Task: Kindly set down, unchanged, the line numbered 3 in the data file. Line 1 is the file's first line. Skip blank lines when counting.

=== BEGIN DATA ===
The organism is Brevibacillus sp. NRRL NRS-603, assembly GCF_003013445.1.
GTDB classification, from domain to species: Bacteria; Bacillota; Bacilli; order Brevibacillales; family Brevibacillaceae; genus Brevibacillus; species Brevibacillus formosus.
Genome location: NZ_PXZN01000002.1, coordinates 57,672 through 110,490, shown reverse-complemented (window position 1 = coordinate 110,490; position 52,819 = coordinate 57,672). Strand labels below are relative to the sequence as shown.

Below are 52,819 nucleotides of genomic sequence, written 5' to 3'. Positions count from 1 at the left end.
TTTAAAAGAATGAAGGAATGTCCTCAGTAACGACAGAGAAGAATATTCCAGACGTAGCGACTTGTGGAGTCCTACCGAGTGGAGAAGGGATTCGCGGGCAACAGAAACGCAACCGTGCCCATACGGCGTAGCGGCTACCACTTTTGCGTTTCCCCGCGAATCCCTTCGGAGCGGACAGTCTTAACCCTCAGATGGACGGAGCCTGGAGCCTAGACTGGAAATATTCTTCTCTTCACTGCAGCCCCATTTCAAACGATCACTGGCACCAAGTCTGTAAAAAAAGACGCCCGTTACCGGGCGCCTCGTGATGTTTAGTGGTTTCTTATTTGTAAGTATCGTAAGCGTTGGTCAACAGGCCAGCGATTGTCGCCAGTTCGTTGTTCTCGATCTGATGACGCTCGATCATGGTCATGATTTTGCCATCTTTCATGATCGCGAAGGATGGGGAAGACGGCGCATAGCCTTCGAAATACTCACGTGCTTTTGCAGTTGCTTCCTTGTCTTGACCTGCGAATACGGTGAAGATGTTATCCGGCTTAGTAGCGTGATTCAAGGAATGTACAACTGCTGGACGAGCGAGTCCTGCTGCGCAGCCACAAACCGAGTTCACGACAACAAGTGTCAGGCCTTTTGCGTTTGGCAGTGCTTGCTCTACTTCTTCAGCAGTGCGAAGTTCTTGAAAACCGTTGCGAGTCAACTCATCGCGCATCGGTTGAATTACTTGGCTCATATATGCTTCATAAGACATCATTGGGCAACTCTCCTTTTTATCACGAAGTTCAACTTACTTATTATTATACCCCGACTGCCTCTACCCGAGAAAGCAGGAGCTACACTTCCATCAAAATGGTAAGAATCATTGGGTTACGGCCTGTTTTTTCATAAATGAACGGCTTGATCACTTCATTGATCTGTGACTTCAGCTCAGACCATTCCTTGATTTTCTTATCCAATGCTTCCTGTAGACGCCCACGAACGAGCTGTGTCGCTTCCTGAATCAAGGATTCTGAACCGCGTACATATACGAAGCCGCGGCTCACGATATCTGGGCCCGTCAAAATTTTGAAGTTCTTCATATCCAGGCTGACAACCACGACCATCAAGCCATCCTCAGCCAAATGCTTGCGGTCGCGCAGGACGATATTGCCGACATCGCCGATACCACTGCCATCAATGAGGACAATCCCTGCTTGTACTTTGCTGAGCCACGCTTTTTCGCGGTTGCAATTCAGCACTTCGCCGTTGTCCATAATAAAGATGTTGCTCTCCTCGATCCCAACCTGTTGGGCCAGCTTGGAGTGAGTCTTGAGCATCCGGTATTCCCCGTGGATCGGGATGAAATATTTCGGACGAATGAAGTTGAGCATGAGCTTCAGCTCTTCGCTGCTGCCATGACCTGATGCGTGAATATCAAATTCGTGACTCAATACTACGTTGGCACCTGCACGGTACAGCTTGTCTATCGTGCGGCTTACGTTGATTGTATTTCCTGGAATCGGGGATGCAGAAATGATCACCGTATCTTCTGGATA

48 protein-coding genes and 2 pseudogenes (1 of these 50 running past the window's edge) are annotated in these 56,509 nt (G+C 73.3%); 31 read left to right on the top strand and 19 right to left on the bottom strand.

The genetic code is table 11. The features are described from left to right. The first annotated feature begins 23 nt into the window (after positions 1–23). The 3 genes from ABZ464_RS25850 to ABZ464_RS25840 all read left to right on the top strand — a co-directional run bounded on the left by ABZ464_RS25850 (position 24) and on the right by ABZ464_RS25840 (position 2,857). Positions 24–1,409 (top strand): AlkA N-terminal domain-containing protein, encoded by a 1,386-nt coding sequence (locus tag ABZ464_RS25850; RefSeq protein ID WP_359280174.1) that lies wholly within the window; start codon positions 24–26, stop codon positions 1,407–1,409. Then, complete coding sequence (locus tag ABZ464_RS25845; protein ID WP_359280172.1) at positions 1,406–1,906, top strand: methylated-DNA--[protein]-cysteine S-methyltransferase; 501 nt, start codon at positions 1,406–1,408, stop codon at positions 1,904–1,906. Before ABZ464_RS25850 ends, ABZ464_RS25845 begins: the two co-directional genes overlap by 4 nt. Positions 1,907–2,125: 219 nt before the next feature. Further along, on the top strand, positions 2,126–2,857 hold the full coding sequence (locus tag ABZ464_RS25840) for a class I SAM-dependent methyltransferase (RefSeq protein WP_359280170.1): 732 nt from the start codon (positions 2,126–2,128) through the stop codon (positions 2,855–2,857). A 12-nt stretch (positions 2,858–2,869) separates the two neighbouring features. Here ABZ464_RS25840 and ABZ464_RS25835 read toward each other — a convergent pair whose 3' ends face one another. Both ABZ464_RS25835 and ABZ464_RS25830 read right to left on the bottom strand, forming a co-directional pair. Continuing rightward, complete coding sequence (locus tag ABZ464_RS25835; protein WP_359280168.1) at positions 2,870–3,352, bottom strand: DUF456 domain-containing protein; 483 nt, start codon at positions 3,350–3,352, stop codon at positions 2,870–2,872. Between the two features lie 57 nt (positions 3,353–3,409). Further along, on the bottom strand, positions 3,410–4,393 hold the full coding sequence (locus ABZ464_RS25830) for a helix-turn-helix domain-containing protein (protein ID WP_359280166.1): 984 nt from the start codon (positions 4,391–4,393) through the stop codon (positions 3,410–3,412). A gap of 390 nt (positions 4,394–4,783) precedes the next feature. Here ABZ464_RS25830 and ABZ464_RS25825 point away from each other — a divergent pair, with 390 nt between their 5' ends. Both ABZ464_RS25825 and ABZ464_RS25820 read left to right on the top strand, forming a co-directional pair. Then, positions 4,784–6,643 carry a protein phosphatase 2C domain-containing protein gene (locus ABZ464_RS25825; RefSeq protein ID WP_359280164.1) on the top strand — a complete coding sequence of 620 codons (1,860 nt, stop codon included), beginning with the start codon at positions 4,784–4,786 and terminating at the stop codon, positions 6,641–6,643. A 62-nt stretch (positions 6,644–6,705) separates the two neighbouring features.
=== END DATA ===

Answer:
Genome location: NZ_PXZN01000002.1, coordinates 57,672 through 110,490, shown reverse-complemented (window position 1 = coordinate 110,490; position 52,819 = coordinate 57,672). Strand labels below are relative to the sequence as shown.